Deacons in the Church

A Role of Service

The NT assigns a second church office, in addition to the office of a pastor, using one, deacon, to describe this role. This word portrays the general activity of a servant or minister, one who serves and meets the needs of people. On certain occasions, the Bible uses this word to describe a formal role within a church, one that is distinct and complementary to the pastor (Phil. 1:1; 1 Tim. 3:1-13). It is in this sense that the word refers to a formal role within a church. Furthermore, as pastors are a leadership role, deacons are a service role.

This role first appears in Acts 6:1-6, when the first church selected seven men to minister to the financial needs of widows within the congregation. Assigning these men to this task enabled the pastors to devote concentrated time both to prayer and to studying, teaching and preaching the Bible. From observation, we see that deacons become necessary whenever the tasks and needs of an administrative, logistic, or material nature prevent the pastor(s) of a church from fulfilling their primary functions.

Personal Qualifications

Men certainly qualify to hold this office (Acts 6:3; 1 Tim. 3:8-9). However, some propose that women may also do so, and not without warrant. For instance, Paul names a lady, Phoebe, as a “a servant of the church at Cenchrea” (Rom. 16:1). Furthermore, the word that our English translations render as the “wives” of deacons may easily be translated as “women in general” (1 Tim. 3:11).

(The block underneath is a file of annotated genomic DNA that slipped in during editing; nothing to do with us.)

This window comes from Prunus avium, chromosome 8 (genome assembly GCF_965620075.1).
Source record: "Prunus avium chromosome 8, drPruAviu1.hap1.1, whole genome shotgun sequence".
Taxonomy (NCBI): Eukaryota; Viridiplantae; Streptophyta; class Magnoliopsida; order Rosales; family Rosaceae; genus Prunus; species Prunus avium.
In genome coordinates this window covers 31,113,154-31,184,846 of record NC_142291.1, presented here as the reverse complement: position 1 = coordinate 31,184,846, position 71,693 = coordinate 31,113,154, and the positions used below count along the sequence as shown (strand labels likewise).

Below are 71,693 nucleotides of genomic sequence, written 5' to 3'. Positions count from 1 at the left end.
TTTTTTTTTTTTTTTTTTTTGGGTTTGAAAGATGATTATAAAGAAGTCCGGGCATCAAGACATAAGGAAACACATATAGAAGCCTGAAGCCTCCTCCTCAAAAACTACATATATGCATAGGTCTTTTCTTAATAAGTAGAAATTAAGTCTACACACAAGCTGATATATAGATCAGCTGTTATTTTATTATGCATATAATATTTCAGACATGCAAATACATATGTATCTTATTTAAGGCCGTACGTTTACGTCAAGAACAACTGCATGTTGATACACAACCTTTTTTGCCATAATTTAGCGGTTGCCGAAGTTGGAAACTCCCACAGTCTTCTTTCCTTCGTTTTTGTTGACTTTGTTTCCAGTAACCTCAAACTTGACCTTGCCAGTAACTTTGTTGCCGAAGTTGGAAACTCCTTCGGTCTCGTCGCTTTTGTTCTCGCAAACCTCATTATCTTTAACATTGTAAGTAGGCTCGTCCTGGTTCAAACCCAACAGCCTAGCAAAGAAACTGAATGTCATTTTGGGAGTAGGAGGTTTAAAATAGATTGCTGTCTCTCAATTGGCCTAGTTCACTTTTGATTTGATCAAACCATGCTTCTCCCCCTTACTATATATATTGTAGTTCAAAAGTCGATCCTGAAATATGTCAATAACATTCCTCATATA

Nevertheless, it seems more probable that the office of deacon may be occupied only by men, since they are required to be “husbands of one wife” and “ruling their children and household affairs well” (1 Tim. 3:12). Such a man must meet prescribed spiritual and character qualifications. Luke summarizes these qualifications (Acts 6:3), and Paul later lists them with increased detail and specificity (1 Tim. 3:8-12). They resemble the qualifications for pastors, but without the requirement of being “able to teach.”

Optimal Results

Whereas pastors are responsible to guide the church through biblical teaching and decision-making, deacons are responsible to carry out delegated tasks and to meet pressing needs among the congregation (Acts 6:3; 1 Tim. 3:13). This specialized function, however, does not preclude them from fulfilling other ministry duties, most notably public gospel outreach, as both Stephen and Philip exemplify (Acts 7; 8:5-40; 21:8-9).

Deacons who serve well strengthen the testimony of their church in the surrounding community, especially in the face of public criticism (Acts 6:1). Furthermore, they make it possible for the church to benefit from extensive prayer and intensive teaching from their pastor(s) (Acts 6:4). This leads to increased gospel exposure and increased numbers of conversions and disciples (Acts 6:7). Ultimately, deacons who serve well will enjoy an honorable reputation both now and for eternity, along with increased confidence in God (1 Tim. 3:13).

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